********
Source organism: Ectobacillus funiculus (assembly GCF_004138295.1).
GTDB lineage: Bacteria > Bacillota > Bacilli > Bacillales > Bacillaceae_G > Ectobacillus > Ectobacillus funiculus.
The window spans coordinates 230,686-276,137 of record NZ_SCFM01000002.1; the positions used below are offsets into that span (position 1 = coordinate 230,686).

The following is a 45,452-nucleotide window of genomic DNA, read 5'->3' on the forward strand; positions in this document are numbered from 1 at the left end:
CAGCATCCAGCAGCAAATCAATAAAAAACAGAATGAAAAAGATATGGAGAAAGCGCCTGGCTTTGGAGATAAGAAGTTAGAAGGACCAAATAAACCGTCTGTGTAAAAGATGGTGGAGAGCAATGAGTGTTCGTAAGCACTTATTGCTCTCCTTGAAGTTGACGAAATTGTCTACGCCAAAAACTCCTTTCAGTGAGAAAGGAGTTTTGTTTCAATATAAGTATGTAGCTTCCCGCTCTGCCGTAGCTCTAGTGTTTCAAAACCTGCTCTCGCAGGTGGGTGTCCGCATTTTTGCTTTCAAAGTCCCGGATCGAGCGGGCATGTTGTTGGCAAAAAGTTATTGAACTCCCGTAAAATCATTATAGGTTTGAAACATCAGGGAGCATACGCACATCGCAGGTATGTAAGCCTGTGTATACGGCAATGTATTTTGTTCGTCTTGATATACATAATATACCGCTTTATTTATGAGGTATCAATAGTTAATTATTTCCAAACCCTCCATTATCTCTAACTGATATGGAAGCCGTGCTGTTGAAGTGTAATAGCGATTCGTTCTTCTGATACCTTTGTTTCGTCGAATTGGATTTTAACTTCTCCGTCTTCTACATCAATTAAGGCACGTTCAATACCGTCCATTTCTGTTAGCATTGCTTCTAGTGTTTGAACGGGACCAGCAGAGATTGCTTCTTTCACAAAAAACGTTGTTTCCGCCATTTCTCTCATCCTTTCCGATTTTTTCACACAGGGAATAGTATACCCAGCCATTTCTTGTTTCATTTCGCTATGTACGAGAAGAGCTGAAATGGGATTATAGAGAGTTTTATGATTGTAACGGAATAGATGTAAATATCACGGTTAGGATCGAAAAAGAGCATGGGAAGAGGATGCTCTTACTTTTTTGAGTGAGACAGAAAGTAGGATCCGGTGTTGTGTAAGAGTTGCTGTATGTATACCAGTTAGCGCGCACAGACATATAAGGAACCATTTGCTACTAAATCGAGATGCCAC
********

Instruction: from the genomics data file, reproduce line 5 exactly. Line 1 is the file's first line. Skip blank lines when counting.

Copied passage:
CAGCATCCAGCAGCAAATCAATAAAAAACAGAATGAAAAAGATATGGAGAAAGCGCCTGGCTTTGGAGATAAGAAGTTAGAAGGACCAAATAAACCGTCTGTGTAAAAGATGGTGGAGAGCAATGAGTGTTCGTAAGCACTTATTGCTCTCCTTGAAGTTGACGAAATTGTCTACGCCAAAAACTCCTTTCAGTGAGAAAGGAGTTTTGTTTCAATATAAGTATGTAGCTTCCCGCTCTGCCGTAGCTCTAGTGTTTCAAAACCTGCTCTCGCAGGTGGGTGTCCGCATTTTTGCTTTCAAAGTCCCGGATCGAGCGGGCATGTTGTTGGCAAAAAGTTATTGAACTCCCGTAAAATCATTATAGGTTTGAAACATCAGGGAGCATACGCACATCGCAGGTATGTAAGCCTGTGTATACGGCAATGTATTTTGTTCGTCTTGATATACATAATATACCGCTTTATTTATGAGGTATCAATAGTTAATTATTTCCAAACCCTCCATTATCTCTAACTGATATGGAAGCCGTGCTGTTGAAGTGTAATAGCGATTCGTTCTTCTGATACCTTTGTTTCGTCGAATTGGATTTTAACTTCTCCGTCTTCTACATCAATTAAGGCACGTTCAATACCGTCCATTTCTGTTAGCATTGCTTCTAGTGTTTGAACGGGACCAGCAGAGATTGCTTCTTTCACAAAAAACGTTGTTTCCGCCATTTCTCTCATCCTTTCCGATTTTTTCACACAGGGAATAGTATACCCAGCCATTTCTTGTTTCATTTCGCTATGTACGAGAAGAGCTGAAATGGGATTATAGAGAGTTTTATGATTGTAACGGAATAGATGTAAATATCACGGTTAGGATCGAAAAAGAGCATGGGAAGAGGATGCTCTTACTTTTTTGAGTGAGACAGAAAGTAGGATCCGGTGTTGTGTAAGAGTTGCTGTATGTATACCAGTTAGCGCGCACAGACATATAAGGAACCATTTGCTACTAAATCGAGATGCCAC